“We had 14 hearings spanning four months to get the input from the citizens of the state of Minnesota on the redistricting process,” she said. “We have reached out to a multitude of different communities of interest.”
But she and Republican colleagues defeated DFL amendments that would have required three public hearings and five days of public review before passage of a final redistricting plan.
Rep. Bobby Joe Champion, DFL-Minneapolis, took Anderson to task for failing to directly engage communities of color.
“Redistricting is intended to design districts with fairness and that fairness as part of the process requires us to engage, to reach out to communities and to meet constituents where they are,” he said.
DFL House Minority Leader Paul Thissen objected to the lack of time for discussion of the Republican plan, which was released at 6:30 p.m. on May 2 and scheduled for a committee vote at 6:30 p.m. the following day.
Some believe the Legislature should stay out of redistricting altogether.
A partnership of nonprofits including the League of Women Voters Minnesota, the Minnesota Council of Nonprofits, Common Cause Minnesota and TakeAction Minnesota formed an alliance called Draw the Line Minnesota. The group advocates for a nonpartisan, independent redistricting process that “allows voters to choose their politicians, not the other way around.”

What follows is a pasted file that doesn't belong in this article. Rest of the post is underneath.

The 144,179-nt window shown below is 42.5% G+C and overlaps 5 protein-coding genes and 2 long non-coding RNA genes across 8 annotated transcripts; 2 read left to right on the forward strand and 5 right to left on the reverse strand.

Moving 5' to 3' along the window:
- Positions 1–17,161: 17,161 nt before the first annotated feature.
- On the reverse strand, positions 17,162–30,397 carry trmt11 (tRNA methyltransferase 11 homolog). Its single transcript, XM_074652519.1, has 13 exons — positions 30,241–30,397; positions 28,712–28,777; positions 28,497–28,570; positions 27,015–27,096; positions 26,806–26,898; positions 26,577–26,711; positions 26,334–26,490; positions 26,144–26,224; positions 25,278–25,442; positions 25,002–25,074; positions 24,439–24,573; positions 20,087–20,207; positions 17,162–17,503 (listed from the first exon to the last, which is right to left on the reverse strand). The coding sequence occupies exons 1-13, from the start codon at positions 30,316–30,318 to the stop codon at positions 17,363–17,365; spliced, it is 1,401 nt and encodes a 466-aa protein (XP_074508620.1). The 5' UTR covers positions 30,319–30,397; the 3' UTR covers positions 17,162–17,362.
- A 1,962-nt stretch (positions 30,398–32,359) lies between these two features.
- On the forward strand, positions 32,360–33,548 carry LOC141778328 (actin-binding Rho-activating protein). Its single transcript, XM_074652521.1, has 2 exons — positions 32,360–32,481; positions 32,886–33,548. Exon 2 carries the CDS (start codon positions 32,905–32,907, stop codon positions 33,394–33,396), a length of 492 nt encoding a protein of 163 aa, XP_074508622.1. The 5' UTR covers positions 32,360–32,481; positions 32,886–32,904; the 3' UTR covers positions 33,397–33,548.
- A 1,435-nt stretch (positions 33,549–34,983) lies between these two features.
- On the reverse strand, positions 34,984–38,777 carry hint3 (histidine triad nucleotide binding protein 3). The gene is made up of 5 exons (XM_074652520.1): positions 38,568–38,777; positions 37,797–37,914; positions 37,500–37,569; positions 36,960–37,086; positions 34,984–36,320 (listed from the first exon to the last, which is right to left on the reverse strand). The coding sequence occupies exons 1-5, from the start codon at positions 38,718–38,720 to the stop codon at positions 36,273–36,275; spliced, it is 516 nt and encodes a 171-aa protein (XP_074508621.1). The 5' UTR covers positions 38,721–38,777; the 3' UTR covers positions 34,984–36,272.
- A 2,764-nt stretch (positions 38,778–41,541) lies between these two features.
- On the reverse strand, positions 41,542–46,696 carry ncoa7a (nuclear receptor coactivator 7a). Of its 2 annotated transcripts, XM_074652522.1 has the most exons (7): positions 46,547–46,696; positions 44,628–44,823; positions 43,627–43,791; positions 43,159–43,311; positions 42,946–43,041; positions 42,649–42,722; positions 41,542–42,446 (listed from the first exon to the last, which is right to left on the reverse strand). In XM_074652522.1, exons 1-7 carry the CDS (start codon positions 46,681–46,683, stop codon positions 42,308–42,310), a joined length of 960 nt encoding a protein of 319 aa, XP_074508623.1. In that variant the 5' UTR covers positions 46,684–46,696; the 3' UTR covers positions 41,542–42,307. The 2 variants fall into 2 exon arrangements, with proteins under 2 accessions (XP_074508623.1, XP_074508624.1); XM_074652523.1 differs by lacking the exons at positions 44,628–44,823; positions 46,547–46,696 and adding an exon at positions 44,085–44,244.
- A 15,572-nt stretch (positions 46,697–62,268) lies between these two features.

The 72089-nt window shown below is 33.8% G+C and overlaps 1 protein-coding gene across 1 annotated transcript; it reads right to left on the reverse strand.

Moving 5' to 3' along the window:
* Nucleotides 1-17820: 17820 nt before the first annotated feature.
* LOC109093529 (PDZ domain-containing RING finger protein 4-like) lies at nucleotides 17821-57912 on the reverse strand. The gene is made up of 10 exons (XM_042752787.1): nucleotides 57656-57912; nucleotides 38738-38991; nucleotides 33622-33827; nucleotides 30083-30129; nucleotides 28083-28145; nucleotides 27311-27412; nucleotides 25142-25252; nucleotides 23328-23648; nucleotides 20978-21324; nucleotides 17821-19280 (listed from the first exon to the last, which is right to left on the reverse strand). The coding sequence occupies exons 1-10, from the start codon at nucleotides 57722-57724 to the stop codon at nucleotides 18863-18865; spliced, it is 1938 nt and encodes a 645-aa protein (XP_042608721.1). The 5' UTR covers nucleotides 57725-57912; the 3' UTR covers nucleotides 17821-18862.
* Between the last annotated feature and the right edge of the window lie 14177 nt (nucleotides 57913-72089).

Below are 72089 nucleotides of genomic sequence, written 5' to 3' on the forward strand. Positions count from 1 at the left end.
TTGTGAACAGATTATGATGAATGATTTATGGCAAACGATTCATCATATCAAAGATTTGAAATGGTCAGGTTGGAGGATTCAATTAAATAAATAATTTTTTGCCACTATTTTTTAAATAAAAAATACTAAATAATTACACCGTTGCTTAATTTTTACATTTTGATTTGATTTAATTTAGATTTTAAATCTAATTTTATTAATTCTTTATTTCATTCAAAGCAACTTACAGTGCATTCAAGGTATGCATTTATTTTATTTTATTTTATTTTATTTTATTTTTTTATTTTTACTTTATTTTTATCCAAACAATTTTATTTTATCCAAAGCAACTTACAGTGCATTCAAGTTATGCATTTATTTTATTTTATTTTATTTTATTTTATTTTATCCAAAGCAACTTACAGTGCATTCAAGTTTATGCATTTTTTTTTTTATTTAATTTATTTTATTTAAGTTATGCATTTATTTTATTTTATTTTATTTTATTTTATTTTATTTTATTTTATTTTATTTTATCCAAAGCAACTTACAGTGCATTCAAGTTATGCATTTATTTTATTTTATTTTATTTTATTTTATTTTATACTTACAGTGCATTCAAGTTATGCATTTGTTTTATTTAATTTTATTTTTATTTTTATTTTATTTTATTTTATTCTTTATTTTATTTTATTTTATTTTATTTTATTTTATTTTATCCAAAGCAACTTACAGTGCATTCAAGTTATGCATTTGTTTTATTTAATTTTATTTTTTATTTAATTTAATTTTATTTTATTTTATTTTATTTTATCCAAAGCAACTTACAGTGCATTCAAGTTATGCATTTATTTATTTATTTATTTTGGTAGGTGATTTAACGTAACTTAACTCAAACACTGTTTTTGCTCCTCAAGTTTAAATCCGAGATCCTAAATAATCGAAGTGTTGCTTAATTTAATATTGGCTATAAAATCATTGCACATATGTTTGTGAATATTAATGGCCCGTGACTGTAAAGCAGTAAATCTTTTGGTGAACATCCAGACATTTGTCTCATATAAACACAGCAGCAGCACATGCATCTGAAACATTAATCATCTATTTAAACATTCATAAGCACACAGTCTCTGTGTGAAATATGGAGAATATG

A bill from Rep. Steve Simon, DFL-St. Louis Park, would take the process out of politicians’ hands and put a commission composed of five retired judges in charge. But HF 406 has not received a hearing in the House.
Even without passing Simon’s bill, it’s possible something like what he envisions will end up happening anyway. In 2001, the Supreme Court appointed a five-person panel to come up with a redistricting plan on its own, just in case the GOP-controlled House, DFL-controlled Senate and Independence Party Gov. Jesse Ventura couldn’t agree on one by their deadline.
The group held hearings around the state to take testimony and came up with its own plan. When the legislative process failed, the Supreme Court put that plan into place and Minnesota has been using it for the past decade.
Matt Gehring, House Research Legislative Analyst, told House Redistricting Committee members earlier this year that the same thing would happen if they couldn’t work together.
“If the Legislature hasn’t agreed on a plan and the Governor hasn’t signed on a plan, it’s likely the court will issue a new set of boundaries based on whatever criteria they decide to use,” he said.
CORRECTION: In 2001, the Supreme Court appointed a five-person panel to come up with a redistricting plan on its own, just in case the GOP-controlled House, DFL-controlled Senate and Independence Party Gov. Jesse Ventura couldn’t agree on one by their deadline.